“Do you like the Greek stories, Sweetheart?”
“The myths?”
“The stories? myths? Perhaps myths. Perhaps truth with a little fiction for excitement. After all life in a Greek village must have been pretty unexciting most of the time. I will tell you one.”

Some sparks dove to earth together and fell to two mothers living not many miles apart.
One was a fisherman’s wife and their child was a girl named Galatea. As lovely as the sun on the sea, and bright and lively as the sea on a beautiful day. She loved the bay below the cliff and I think that the bay loved her for they were as natural together as lovers. The girl was just a toddling thing when her mother first took her into its gentle surf and touched the child’s toes to the water and to the sand that ran out under them with each retreat of the tiny little waves. The little girl laughed and fell and ran about under the watch of her mother and very soon … in fact that very summer … she began to swim, and then to dive off the small rocks that stood up thereabouts as though they too loved to feel the waves’ embrace.
“The other spark fell to a pregnant lass in a fine hut of dried clay and woven grass. This hut was inland from the bay where the salt air did not penetrate unduly and was on a meadow not far from the woods. The meadow was all green grass, with a vegetable patch, and many grazing sheep; for the mother’s husband was rich in sheep and cattle and had herdsmen to watch over them.
“Their child was a boy whom they named Polyphemus to be brought up strong and holy, not in the work of his father, but in the godly work of heating and hammering bronze, for tools, and drinking vessels for the feasts; and forming and tempering the precious iron that foreign traders brought across the sea into swords and axes for war. He would be a smith and all that he would make must be as beautiful as it was useful or the god would not be pleased.
One day the father took his son from his mother and bouncing him on a sturdy arm brought the child to the village hearth. The holy smith tied a leather patch just like his own across the boy’s left eye and sat him near the fire that swelled and flamed. Another, older, lad, worked the bellows. The day was hot already and the fire roared at the little group. Soon all four were besmirched with soot and ran with stinking sweat. Though careful for their eyes and loins, they could not wear much else because of the heat of the furnace and the heat of the day. Therefore they suffered from the many tiny bits of glowing metal that flew at them with each blow of the smith’s hammer.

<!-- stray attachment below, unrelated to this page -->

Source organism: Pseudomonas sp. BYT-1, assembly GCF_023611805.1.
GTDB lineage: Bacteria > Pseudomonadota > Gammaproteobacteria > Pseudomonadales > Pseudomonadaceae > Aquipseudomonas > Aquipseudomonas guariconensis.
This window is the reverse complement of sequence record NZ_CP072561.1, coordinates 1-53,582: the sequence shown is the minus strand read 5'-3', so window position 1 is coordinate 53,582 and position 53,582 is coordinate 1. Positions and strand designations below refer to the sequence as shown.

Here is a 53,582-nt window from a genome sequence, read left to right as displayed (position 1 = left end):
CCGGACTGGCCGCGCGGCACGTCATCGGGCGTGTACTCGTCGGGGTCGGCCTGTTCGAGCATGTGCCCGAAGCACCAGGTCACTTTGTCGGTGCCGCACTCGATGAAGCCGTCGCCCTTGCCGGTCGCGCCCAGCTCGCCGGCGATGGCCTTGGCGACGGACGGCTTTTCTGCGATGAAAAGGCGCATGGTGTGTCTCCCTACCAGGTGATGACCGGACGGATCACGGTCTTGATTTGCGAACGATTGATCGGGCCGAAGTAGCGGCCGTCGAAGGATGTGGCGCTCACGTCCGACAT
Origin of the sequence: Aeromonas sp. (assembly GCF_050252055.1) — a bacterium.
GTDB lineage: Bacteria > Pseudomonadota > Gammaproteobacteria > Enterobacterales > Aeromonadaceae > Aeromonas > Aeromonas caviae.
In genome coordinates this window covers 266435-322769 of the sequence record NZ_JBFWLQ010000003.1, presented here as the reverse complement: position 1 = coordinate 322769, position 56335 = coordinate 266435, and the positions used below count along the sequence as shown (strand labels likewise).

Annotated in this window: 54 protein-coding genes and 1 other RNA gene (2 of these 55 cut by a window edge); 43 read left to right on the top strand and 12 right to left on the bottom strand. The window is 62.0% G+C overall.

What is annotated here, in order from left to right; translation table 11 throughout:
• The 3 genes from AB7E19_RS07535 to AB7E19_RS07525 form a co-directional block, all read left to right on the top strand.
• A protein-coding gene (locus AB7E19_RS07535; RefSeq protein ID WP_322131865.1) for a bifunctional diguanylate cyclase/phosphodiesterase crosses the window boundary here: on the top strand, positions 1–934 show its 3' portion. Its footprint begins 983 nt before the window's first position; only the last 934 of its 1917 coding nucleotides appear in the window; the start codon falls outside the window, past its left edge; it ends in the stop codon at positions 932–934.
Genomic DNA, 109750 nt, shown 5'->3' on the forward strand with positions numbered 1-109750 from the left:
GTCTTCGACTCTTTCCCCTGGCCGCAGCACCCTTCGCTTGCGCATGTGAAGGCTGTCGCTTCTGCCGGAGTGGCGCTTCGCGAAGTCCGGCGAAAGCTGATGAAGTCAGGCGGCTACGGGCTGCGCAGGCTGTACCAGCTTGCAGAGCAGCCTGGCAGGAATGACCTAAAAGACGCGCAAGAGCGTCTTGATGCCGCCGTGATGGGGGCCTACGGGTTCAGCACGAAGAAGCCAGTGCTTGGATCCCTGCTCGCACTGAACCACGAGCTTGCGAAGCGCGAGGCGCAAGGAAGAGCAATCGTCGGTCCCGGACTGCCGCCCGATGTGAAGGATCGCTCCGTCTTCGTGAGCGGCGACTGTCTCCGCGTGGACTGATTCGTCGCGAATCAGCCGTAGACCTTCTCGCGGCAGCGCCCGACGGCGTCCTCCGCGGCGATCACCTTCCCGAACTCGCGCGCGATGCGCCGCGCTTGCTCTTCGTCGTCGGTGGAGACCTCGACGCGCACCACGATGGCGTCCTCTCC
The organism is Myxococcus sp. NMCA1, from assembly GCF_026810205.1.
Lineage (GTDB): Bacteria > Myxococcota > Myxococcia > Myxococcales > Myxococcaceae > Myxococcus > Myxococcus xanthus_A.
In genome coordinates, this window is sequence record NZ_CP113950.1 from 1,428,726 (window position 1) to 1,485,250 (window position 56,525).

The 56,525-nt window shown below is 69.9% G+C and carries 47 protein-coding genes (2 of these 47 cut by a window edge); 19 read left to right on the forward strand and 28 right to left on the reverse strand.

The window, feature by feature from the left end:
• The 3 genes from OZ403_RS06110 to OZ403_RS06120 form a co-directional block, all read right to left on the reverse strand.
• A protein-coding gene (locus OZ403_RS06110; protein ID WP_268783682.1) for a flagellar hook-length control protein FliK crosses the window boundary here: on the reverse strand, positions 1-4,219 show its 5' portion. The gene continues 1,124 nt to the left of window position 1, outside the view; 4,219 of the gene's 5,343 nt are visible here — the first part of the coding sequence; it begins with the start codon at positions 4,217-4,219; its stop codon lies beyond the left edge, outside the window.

Yet the child did not cry that whole first morning and his father and the smith marveled at his attention. When later his mother came to bring the boy to home he danced his way there and begged to return and help to form the metal.
As he grew Polyphemus became strong and skilled and the works of his hands would soon match and then surpass those of the senior smith. But the life of a smith, though greatly honored, was not easy and though the things that come from his hands be beautiful, often he himself was not. The lad grew strong but the sparks pocked his face. Then one day when hardly more than a boy the god took his unprotected eye.
He never gave up the forge entire though two brothers now took the greater part of the work that he need not risk his one good eye. Instead he spent more time with the herds that he’d inherited when the rich shepherd died. On those days that he did work the forge he began to think longer on each piece he fashioned, praying over the hot and malleable metal trying to see in his mind’s eye the future of the thing. What he saw was not always good for anger and hate covet tools to do their work. But other visions were good, bright broaches on healthy maidens’ breasts and rings to bind the harness of strong oxen at the plow.
On one of those days when the young smith did not work at the forge at all but went, instead, to sit where his sheep and cattle lay, he began to wonder: Is there more than this. I have fine herds and my hands make things that are both strong and beautiful. Five fathers would give their daughters to me for my wealth though I am ugly. I am needed by all. Yet is there more?
There is the sea on which sailors sail, and lands far off where other smiths labor at their fires making things that may be stronger and more beautiful than my own.
He left the animals to his herdsmen and walked to the beach where fishermen’s boats lay pulled up upon it. Many carried some large or small work of his hands, rings to tie ropes to, hooks, and grates. Some sailors called to him and one drew out and waved a long knife at its maker. The smith remembered it; a fine blade and hilt, wrapped with hide and with a dancing dolphin incised upon the pommel. Such art required quick and even work with an awl-like tool but it brought him a good price and to the sailor pride in ownership. A fair trade.